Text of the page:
George Nash

Age : 68

After retiring from Potomac, George, a 68-year-old, now works full-time with an electric utility company in Philadelphia and radiates energy. On the contrary, his wife, Christina, a former school teacher, seldom ventures outside, grappling with multiple medical conditions, including depression. George hadn’t anticipated Carolyn, his second daughter, returning. The hope for a sigh of relief when your last child leaves the nest is disrupted when, after facing the trials of the adult world, they end up back on your couch. George and Christina, previously introduced, embody the growing phenomenon of boomerang kids—a recent trend in the West where adult children, often called ‘boomerang’ kids, return home.

Despite having worked as an interior designer before, she found herself in a challenging situation when the company retrenched her. Last year, Carolyn’s husband suffered a massive heart attack, and passed away. Contrary to her parents’ wishes, their daughter Carolyn married a man who was twenty plus years her senior.

At the age of 68, George finds himself still working full-time, and the empty nest he envisioned is far from empty. George, along with his wife, had envisioned strengthening their retirement savings once their daughters left home, anticipating a time to travel and relax. Carolyn, along with her two young sons, moved back home after her husband’s death. George, unexpectedly taking on the role of raising his grandsons aged 12 and 14, had to dip into a federal pension to meet his daughter’s special needs. He anticipates continuing to support his daughter and grandsons throughout retirement, whenever that may come.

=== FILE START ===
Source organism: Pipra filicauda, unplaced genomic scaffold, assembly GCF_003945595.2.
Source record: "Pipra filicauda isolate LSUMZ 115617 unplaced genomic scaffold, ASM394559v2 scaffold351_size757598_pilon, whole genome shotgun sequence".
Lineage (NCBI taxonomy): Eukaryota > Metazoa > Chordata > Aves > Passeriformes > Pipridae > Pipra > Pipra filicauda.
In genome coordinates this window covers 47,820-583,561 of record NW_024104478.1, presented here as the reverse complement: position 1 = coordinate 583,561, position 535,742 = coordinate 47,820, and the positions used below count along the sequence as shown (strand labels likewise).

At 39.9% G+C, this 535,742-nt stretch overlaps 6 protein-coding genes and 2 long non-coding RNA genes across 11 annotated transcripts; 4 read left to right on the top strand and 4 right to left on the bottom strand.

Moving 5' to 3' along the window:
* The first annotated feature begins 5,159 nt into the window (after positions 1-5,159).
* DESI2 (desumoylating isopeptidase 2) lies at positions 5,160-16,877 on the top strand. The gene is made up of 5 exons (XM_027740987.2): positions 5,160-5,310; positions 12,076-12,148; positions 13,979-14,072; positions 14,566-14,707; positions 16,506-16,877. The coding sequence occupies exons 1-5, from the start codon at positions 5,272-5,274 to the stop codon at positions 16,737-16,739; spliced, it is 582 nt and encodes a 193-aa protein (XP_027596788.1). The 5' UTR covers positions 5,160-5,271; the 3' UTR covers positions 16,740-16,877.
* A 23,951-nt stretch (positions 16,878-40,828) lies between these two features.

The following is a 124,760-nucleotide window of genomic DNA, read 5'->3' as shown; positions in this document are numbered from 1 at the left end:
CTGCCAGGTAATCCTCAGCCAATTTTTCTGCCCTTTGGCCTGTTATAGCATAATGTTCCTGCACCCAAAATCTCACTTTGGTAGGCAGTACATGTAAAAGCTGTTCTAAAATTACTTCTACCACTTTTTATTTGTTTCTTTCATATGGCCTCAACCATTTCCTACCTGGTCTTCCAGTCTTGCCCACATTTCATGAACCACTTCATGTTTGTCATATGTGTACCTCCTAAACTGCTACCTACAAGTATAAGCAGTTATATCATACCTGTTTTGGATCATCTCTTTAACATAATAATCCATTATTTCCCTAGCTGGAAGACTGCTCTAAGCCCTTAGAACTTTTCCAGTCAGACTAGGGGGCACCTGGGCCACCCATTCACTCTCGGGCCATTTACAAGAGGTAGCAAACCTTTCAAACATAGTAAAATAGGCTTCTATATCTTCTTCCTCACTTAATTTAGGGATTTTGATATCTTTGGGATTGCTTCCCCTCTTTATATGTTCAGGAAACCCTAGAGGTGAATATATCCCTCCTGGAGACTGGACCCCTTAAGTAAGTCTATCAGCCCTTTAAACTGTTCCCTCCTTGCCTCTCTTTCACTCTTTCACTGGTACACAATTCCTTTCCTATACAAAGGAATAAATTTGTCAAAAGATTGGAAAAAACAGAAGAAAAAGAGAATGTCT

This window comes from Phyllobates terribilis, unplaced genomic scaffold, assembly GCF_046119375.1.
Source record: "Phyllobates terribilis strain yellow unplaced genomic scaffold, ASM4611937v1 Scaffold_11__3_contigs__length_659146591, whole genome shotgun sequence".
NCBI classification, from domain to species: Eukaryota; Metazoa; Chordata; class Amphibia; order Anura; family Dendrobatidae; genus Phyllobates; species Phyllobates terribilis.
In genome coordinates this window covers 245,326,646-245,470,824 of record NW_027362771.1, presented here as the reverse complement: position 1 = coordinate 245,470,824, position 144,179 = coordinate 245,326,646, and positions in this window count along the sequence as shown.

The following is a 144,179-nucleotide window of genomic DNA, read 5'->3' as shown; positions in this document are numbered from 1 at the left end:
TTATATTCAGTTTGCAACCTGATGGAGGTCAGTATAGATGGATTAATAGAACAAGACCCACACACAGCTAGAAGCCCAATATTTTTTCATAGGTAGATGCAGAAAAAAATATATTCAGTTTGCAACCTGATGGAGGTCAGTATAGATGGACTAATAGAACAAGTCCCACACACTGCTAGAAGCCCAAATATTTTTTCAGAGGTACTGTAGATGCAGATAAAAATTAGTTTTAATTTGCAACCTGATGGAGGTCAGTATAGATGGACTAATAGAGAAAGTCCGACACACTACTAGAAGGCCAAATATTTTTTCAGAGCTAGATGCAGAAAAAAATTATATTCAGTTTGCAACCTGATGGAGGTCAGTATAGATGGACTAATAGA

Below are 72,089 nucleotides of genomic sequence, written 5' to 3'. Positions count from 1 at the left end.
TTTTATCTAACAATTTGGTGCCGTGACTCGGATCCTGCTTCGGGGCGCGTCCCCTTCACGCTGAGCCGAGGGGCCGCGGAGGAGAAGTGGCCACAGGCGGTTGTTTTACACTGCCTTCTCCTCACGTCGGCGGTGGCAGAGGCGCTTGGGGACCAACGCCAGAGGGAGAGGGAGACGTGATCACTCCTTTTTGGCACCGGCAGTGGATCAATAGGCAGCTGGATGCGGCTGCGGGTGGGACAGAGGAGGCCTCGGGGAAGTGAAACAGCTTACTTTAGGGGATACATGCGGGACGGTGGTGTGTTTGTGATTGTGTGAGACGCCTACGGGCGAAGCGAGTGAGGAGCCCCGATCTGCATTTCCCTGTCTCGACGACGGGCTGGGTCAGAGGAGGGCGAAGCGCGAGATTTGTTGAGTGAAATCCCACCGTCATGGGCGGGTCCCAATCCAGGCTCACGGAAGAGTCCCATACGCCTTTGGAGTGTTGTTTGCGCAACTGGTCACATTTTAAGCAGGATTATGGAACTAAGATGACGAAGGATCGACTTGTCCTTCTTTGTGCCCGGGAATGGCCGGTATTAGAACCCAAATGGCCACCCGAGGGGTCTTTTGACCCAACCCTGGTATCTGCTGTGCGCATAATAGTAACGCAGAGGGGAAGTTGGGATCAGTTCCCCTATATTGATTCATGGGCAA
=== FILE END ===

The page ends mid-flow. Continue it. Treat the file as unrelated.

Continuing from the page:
Reflecting on his situation, George acknowledges, “We had to make choices to spend on our kids—because you are ‘obligated’ to do that. I realised it’s a crazy modern family, but I am fortunate, with decent jobs and good incomes. But everyone is not that fortunate.” Despite the challenges, George never complains.

This predicament highlights a significant risk to retirement: financially reliant adult children. Merrill Lynch reports that over three-quarters of parents offer financial assistance to their grown children, whether it’s accommodating them at home, covering their cell phone bills, or even shouldering their student loan payments. Many parents are giving adult children more money than ever before. In George’s case, this financial support extends to his grandchildren as well.


Adult children may sometimes genuinely need your monetary assistance. Sometimes ‘boomerang kids’ is a reality in old age. Additional responsibilities of grand children also a possibility in the twilight years.